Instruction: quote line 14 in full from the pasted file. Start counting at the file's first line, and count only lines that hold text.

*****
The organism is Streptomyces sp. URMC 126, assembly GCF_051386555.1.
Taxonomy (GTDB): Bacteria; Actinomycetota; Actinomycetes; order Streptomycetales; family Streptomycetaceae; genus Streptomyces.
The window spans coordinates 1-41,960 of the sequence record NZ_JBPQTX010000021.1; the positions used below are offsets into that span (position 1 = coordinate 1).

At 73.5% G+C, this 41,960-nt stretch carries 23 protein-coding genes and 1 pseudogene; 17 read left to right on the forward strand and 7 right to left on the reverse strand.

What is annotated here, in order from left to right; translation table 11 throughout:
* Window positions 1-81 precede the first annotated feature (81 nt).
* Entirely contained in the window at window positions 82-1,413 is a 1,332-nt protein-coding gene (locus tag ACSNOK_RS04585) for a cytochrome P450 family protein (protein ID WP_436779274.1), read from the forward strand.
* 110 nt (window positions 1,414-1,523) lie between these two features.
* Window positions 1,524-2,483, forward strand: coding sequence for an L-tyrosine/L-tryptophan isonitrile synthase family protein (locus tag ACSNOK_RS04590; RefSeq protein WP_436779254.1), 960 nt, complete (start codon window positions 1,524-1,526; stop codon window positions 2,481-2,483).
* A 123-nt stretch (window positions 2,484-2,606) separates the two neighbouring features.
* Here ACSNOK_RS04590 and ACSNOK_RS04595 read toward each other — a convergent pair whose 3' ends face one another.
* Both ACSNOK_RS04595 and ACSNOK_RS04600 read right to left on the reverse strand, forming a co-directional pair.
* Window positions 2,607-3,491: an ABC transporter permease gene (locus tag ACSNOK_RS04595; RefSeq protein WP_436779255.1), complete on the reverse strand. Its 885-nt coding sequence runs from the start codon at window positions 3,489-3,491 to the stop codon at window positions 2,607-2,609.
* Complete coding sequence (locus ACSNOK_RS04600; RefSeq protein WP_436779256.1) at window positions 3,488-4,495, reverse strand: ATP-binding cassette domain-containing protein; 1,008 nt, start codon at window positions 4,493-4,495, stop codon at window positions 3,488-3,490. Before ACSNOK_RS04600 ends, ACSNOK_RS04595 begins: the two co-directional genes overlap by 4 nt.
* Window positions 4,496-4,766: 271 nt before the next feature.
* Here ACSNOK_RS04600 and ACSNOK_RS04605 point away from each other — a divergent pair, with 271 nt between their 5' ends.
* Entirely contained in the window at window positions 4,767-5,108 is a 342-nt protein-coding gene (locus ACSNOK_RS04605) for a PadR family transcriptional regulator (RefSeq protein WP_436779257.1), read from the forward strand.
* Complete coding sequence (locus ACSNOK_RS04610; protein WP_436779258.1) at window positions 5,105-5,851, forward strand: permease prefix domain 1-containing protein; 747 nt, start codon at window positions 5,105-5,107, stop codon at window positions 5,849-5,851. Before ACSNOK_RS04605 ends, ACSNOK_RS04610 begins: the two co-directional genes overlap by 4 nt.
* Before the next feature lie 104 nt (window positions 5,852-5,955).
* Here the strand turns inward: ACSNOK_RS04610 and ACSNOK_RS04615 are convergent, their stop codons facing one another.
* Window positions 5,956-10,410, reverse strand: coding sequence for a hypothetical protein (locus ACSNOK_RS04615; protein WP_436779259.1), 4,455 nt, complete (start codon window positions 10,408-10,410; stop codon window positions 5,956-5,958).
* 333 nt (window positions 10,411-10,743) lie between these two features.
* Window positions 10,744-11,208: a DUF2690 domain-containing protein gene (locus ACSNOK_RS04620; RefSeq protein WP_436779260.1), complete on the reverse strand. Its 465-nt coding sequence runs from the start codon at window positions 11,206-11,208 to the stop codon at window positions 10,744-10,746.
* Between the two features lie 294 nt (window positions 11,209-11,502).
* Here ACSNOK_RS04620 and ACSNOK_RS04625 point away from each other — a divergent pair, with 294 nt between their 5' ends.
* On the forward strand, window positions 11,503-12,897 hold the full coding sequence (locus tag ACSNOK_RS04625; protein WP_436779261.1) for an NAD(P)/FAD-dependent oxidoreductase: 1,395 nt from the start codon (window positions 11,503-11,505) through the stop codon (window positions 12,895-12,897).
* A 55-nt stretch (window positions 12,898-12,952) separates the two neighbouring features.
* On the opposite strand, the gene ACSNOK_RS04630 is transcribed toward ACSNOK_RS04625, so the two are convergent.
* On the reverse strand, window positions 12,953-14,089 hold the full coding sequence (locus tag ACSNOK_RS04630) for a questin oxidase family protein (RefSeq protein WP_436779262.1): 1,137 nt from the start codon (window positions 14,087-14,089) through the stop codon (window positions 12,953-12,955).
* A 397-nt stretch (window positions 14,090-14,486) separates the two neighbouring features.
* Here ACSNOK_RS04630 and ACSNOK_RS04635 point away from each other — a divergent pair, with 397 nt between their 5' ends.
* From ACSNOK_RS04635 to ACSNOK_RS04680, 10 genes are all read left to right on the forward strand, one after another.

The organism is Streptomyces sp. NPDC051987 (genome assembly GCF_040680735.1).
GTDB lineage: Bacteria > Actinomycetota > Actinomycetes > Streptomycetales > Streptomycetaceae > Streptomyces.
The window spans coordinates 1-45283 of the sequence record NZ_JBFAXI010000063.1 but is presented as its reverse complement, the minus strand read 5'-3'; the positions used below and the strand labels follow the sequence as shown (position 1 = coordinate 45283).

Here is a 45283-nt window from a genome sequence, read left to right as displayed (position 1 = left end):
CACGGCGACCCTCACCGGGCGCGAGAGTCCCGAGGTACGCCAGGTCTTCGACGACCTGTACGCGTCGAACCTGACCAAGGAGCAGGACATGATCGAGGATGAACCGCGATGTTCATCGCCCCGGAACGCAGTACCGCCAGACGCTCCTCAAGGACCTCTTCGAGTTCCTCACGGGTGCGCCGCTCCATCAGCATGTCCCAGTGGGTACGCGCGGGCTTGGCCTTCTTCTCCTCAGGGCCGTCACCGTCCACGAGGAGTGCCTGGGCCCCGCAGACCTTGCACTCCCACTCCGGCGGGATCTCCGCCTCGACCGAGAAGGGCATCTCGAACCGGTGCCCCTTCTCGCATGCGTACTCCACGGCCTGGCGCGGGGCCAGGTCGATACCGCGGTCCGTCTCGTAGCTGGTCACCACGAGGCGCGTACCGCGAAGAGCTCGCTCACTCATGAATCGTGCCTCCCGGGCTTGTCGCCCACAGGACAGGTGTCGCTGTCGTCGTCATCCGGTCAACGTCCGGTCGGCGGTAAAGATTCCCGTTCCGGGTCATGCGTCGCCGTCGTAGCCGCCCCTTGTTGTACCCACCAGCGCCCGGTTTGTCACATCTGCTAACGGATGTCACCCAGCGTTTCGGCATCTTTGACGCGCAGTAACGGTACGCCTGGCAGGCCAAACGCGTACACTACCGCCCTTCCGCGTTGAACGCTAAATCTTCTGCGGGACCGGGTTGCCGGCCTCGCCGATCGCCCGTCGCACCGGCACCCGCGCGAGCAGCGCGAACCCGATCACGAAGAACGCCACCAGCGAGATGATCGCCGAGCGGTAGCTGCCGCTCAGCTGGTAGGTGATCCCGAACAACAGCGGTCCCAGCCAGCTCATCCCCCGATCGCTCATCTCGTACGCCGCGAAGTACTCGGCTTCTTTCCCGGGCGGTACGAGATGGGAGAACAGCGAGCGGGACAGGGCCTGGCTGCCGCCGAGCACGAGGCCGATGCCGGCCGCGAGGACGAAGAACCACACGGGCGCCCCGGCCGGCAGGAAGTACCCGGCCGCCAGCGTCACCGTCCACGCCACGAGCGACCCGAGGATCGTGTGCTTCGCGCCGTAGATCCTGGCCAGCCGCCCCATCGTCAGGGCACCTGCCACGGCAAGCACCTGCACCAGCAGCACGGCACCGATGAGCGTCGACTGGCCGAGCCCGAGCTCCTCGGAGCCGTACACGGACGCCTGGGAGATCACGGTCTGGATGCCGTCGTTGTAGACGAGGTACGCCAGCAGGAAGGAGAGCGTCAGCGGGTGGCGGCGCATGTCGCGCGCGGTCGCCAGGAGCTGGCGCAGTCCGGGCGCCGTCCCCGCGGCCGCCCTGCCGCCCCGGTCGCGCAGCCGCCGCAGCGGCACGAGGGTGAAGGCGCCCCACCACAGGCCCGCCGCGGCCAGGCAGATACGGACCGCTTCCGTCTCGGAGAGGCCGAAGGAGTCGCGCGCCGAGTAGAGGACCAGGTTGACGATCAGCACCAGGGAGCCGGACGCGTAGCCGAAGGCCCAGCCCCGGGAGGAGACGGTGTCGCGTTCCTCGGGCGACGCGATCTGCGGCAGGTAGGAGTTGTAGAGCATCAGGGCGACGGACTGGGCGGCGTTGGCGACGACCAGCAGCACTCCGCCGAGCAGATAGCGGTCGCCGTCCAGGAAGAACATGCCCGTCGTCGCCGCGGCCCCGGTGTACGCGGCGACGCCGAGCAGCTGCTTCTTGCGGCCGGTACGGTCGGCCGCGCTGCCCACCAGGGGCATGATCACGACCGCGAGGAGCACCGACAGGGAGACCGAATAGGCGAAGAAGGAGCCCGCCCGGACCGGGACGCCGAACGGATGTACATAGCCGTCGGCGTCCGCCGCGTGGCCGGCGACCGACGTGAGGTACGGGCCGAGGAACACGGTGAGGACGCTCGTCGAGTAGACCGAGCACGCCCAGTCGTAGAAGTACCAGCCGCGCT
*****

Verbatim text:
* Complete coding sequence (locus ACSNOK_RS04600; RefSeq protein WP_436779256.1) at window positions 3,488-4,495, reverse strand: ATP-binding cassette domain-containing protein; 1,008 nt, start codon at window positions 4,493-4,495, stop codon at window positions 3,488-3,490. Before ACSNOK_RS04600 ends, ACSNOK_RS04595 begins: the two co-directional genes overlap by 4 nt.